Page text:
While Gladwell's book examines how intuitive decisions are made in a number of situations, it's fascinating to apply his insights to how we search.
After asking thousands of people to think about they search (through all our research, we're probably closing in on 3000 now), only one thing has been consistent in our findings. People don't really know. In some cases, we think we know--but our interactions happen so quickly with the search results page and at such a subconscious level that we're often at a loss to explain how we chose the results we did. The fact is, the minute we ask people to slow down and start examining their search interaction, that interaction changes and we don't get a true picture.
When we interact online, we make decisions in split seconds. The rapid-fire assimilation of information and clicking on navigation options is aided by the fact that we can navigate the Web with relatively little risk. If we follow a false lead and end up on a site that doesn't offer what we're looking for, the back button is one click away. If only life came with a back button. Wouldn't it be nice to back out of our mistakes in real life as easily as we can online?
As we navigate, we click merrily along, in a headlong rush to get to our online destination. Only when we perceive that there is increased risk to ourselves--which could present itself as committing some of our personal information, making a purchase, or downloading a file--do we stop and deliberate.
In searching, none of the above risk threats are there. As long as we're on our favorite search engine, we can't commit to anything that can't be corrected with a couple of clicks on the back button.
In our study, we found that people spend an average of 6.4 seconds on a search results page before clicking on a link, and in that time scan an average of 3.9 results. In these few seconds, we assimilate an average of 140 words. Included in those words are between 35 to 60 factors and details we have to consider to make a decision. Yet we take just a few seconds to do this. This is what Mr. Gladwell calls Thin Slicing.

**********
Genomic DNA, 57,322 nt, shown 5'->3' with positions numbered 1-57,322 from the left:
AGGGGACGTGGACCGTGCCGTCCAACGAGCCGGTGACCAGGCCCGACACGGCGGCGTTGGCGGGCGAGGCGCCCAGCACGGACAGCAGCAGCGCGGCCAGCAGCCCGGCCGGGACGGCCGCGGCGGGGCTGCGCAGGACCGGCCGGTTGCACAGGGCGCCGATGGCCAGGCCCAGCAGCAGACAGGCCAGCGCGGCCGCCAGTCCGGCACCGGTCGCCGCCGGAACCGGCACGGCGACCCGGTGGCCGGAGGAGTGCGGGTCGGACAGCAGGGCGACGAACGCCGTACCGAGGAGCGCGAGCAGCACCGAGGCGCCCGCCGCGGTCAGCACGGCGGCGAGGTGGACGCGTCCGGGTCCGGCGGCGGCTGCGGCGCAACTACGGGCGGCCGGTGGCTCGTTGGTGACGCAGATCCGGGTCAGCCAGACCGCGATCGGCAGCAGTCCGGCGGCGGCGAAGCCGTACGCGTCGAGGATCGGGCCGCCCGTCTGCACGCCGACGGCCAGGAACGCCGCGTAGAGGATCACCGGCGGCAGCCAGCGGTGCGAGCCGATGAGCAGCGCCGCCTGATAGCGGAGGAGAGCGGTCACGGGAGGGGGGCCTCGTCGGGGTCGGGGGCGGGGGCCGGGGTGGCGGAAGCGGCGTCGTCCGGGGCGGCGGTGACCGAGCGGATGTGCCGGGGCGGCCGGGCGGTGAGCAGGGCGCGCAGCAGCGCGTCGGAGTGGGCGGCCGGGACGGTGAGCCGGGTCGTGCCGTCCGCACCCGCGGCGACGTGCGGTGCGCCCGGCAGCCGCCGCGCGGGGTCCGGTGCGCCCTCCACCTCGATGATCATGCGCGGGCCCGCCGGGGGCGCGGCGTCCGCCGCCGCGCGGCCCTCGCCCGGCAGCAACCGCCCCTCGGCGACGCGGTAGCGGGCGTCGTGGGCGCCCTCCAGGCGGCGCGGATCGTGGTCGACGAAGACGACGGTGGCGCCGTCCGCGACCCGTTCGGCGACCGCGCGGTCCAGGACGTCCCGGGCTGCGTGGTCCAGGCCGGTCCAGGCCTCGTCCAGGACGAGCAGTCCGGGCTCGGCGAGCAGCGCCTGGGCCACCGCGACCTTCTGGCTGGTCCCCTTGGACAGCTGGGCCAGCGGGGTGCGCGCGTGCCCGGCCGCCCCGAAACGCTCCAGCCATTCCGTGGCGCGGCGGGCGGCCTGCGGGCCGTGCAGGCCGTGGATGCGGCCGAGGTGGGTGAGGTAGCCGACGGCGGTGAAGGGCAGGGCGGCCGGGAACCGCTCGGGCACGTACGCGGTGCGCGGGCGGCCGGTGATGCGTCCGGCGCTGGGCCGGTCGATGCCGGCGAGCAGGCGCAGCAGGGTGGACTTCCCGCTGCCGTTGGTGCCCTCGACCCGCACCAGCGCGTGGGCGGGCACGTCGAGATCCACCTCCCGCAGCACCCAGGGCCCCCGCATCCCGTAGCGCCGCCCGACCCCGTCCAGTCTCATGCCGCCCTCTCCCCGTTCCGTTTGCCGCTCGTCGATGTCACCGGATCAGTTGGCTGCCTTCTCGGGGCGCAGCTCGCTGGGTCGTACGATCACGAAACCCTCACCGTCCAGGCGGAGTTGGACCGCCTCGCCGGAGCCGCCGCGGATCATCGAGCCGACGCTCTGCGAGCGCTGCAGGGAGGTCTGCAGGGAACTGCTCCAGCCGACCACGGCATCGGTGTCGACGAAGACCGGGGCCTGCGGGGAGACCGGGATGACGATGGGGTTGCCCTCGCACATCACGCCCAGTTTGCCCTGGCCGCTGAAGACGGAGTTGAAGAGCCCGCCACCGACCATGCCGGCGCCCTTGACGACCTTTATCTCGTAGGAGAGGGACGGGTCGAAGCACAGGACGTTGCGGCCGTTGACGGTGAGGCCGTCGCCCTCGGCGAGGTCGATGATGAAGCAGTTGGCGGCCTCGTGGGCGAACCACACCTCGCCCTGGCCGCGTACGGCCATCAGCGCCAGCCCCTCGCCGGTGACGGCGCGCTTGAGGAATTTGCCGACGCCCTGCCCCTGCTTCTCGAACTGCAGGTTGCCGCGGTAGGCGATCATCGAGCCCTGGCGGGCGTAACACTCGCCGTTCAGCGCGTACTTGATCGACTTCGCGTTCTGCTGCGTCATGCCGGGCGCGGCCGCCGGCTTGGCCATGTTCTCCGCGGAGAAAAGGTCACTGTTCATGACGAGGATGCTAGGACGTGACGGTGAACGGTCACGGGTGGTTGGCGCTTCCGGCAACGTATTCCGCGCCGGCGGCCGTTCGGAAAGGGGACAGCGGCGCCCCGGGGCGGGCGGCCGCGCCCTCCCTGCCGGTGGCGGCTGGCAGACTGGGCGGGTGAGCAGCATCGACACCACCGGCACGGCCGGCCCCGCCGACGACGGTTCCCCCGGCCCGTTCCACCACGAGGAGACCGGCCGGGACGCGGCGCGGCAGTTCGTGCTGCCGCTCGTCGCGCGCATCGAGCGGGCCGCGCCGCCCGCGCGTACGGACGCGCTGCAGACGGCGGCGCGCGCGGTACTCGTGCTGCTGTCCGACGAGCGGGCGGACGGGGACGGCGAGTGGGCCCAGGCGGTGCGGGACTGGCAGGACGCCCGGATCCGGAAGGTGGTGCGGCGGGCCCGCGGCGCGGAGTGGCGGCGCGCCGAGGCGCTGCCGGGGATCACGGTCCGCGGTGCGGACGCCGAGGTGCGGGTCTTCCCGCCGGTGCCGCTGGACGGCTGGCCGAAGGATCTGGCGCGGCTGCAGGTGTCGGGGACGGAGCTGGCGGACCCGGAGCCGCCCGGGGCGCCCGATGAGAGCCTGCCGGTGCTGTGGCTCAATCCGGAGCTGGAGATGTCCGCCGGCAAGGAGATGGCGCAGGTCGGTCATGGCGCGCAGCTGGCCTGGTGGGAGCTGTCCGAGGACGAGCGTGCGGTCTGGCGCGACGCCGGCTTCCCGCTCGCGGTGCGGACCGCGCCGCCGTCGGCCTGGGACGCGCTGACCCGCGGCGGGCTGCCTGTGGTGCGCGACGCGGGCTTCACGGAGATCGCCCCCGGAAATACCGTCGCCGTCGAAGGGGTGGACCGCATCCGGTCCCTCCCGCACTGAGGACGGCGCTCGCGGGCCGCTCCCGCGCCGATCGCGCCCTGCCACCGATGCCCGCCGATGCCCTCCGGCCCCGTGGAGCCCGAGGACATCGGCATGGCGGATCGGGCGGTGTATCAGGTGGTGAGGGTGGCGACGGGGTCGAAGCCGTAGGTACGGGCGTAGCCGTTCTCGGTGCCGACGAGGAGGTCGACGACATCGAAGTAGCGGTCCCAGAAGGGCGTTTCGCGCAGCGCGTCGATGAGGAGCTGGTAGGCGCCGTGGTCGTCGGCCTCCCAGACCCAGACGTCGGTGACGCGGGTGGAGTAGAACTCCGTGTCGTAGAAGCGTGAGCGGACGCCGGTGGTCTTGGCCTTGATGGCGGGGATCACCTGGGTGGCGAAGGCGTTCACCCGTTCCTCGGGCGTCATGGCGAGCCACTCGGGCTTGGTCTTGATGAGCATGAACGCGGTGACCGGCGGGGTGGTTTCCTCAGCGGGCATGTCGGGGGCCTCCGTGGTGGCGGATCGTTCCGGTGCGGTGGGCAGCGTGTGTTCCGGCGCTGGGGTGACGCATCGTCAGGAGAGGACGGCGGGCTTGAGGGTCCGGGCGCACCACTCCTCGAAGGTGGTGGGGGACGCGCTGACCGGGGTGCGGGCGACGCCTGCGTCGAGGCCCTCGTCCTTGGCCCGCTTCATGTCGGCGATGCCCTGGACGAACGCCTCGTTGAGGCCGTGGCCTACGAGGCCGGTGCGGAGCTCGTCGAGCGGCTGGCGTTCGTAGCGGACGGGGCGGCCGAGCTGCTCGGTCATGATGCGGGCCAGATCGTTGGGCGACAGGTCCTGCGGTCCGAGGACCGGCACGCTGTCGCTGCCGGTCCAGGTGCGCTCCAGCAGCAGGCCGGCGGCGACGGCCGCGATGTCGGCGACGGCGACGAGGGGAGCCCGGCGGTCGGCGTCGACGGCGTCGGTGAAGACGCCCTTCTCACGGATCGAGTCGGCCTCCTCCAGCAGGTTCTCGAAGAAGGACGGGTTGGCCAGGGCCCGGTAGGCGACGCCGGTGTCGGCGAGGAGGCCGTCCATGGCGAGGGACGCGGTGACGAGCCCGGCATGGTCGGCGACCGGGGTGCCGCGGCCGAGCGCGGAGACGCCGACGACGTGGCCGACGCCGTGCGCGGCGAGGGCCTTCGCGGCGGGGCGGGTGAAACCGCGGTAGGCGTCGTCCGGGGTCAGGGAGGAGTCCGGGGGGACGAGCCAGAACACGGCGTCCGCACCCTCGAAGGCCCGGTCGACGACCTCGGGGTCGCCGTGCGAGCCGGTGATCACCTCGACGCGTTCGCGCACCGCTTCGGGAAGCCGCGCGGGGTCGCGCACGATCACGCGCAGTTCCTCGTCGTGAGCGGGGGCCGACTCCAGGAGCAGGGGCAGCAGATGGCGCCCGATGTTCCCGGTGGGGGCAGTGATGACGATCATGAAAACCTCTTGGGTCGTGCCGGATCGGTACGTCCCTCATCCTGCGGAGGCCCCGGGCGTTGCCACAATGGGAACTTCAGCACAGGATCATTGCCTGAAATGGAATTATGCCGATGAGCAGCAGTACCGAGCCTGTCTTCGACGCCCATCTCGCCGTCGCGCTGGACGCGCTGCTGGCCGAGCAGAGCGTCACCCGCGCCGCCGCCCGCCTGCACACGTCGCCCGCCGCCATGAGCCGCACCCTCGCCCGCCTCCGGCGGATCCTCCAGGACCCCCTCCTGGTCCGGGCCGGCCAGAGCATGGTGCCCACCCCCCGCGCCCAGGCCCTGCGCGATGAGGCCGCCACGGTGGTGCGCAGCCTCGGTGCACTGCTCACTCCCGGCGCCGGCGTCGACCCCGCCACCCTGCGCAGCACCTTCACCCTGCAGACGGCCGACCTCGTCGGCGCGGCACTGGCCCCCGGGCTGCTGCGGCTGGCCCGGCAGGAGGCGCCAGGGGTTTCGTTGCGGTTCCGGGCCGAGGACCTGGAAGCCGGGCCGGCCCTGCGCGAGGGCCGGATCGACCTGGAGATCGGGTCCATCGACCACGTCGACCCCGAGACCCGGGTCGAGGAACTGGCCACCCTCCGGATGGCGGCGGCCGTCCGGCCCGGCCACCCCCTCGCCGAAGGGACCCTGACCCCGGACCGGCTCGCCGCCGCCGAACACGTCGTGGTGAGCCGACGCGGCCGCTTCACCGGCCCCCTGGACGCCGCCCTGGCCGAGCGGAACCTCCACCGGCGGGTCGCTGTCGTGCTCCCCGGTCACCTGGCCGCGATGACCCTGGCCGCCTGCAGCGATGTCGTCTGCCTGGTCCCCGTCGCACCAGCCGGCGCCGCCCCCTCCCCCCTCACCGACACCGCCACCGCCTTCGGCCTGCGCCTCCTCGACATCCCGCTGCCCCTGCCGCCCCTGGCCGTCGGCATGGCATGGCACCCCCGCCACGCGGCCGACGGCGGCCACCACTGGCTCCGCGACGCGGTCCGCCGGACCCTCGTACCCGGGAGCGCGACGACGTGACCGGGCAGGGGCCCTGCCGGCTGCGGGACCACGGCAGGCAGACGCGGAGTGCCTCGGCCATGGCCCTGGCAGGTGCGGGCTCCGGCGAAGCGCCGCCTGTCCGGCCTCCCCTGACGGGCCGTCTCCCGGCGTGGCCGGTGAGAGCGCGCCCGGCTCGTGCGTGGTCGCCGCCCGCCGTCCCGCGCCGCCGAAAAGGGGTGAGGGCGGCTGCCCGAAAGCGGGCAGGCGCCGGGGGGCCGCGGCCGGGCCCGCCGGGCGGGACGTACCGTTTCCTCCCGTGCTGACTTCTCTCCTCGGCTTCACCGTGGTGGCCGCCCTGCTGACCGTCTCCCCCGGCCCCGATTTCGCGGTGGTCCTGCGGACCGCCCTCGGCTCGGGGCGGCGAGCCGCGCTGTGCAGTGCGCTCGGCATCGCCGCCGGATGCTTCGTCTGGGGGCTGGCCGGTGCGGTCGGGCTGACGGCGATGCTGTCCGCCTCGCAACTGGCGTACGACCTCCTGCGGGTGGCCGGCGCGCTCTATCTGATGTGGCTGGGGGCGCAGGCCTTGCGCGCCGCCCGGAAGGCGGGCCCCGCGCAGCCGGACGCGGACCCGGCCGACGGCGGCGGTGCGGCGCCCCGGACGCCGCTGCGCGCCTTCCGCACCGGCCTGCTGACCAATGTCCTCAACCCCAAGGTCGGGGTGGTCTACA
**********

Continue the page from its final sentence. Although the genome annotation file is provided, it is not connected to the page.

Thin Slicing is the ability to take huge amounts of information and focus in on just what's important. Then we take these few key pieces of information and make our decision on a subconscious, intuitive level. We don't know how we made the decision, and if we stop to examine it, we can't explain the steps we went through. But the decision was made, and in a surprising number of instances, it proves to be the right one. In fact, by trying to take a more logical approach, we often paralyze our decision-making ability.
For the majority of us, the decisions we make while we are on a search results page are an example of thin slicing. Both through cognitive assimilation (actively reading titles and descriptions) and by finding matches to our semantic maps--the group of words that make up the concept we're search for--through what we see in the listings with our peripheral vision, most of us make decisions on what to click on in seconds.
There are a few deliberate searchers out there who take the time to actively read each title and description before making their decision, but they are few and far between.
What's the application for search marketing? Understand that placement of keyphrases and words that can catch attention are vital in this split-second environment. This is why position is important. With decisions made in seconds, not a lot of screen real estate is scanned. And every decision is made by weighing the factors in those few listings that were scanned.
So don't create your search marketing strategies in a vacuum. Explore the competitive environment defined by the search listings for your prime keyphrases. See who else you share the space with, where they're positioned relative to you, and how you can compete with them for grabbing the attention of your prospective customer. Remember, you can gain them or lose them in the blink of an eye!